Tell us why this movement is important to you and where you think it is going in terms of already dozens of pieces of legislation are being introduced.

KENNEDY: Look, this movement should be important for every American because this movement isn't as some would say about a culture war. This gets to the heart of who we are as a nation. This gets to civil rights.

This gets to the point of civil rights that says there are inherent characteristics that we have that are worthy of protection. And that the fundamental freedom that you should enjoy in this country is the ability to just be you.

And that is all that this is about, it's about protecting that for literally, one of the most targeted and vulnerable populations that we have in this country, which is a transgender community.

Fredricka, I'm sure you're aware of it --

WHITFIELD: But you heard the arguments to some of those who are making the argument is that they believe that transgender girls would have an advantage over other girls. And that's at the root of these pieces of -- these proposals.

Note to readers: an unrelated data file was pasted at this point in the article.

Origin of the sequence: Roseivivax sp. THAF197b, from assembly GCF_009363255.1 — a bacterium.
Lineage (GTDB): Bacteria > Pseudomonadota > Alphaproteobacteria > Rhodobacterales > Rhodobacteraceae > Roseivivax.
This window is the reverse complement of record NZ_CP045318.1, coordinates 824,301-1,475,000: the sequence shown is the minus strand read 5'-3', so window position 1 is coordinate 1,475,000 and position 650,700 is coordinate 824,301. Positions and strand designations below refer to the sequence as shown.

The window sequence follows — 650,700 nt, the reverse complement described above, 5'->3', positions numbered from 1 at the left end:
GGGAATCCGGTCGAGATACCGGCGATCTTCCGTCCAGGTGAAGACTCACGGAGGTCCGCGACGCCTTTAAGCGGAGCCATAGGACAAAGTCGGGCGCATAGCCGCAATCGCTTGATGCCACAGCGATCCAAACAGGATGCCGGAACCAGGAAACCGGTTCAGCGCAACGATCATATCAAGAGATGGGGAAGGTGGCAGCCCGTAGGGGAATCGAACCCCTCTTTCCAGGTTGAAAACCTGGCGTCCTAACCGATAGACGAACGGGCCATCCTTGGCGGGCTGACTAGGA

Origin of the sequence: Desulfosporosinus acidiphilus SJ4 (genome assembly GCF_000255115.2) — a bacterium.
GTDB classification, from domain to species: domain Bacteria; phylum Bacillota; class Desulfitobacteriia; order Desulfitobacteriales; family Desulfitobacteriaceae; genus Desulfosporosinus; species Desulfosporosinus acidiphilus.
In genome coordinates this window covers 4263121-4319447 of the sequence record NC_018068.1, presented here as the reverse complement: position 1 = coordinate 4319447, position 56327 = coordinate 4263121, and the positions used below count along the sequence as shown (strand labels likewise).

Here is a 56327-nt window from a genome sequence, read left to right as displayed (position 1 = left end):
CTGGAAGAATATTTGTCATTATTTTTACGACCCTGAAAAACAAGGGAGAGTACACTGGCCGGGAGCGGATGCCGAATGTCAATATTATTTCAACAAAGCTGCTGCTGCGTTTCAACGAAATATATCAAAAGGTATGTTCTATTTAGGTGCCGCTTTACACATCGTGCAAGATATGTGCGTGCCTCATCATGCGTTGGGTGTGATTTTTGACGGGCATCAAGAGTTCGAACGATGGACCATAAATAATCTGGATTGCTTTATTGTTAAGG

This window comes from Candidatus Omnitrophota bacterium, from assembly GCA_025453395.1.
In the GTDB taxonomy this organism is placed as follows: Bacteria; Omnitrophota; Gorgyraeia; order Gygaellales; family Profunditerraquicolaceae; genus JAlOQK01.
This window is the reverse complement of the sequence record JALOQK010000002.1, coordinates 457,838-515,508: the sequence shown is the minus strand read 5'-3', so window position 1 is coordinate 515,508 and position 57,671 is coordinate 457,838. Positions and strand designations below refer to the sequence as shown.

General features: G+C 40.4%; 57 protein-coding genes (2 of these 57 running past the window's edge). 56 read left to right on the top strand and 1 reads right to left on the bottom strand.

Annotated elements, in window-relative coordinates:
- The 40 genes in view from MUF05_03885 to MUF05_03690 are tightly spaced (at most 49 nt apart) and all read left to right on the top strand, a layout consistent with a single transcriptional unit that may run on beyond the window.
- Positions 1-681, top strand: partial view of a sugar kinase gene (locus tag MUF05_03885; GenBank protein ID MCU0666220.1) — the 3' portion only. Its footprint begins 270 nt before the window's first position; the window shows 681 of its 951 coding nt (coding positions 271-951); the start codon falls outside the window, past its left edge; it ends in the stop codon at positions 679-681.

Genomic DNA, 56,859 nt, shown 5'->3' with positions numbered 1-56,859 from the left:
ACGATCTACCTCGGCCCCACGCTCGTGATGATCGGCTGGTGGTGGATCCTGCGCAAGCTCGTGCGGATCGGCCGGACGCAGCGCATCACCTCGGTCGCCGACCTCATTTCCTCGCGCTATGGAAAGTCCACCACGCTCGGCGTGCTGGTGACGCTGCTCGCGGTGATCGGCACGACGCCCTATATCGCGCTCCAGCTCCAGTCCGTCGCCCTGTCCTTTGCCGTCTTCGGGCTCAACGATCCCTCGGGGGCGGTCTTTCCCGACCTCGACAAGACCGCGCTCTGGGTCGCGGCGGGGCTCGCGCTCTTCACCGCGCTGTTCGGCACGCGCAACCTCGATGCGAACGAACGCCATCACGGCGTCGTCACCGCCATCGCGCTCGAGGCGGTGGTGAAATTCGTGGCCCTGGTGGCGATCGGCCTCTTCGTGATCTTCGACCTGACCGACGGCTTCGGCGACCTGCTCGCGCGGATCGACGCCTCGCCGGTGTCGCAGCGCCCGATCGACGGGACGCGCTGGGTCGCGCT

KENNEDY: So I've heard that argument, interestingly enough one of the folks that filed a lawsuit alleging that, then went on to beat the target of the lawsuit, the young transgirl, in an athletic competition two days later.

That the numbers of incidents that critics would point to where this happens is literally essentially zero. Major sports leagues including the NCAA have protocols put in place -- have protocols put in place to address it.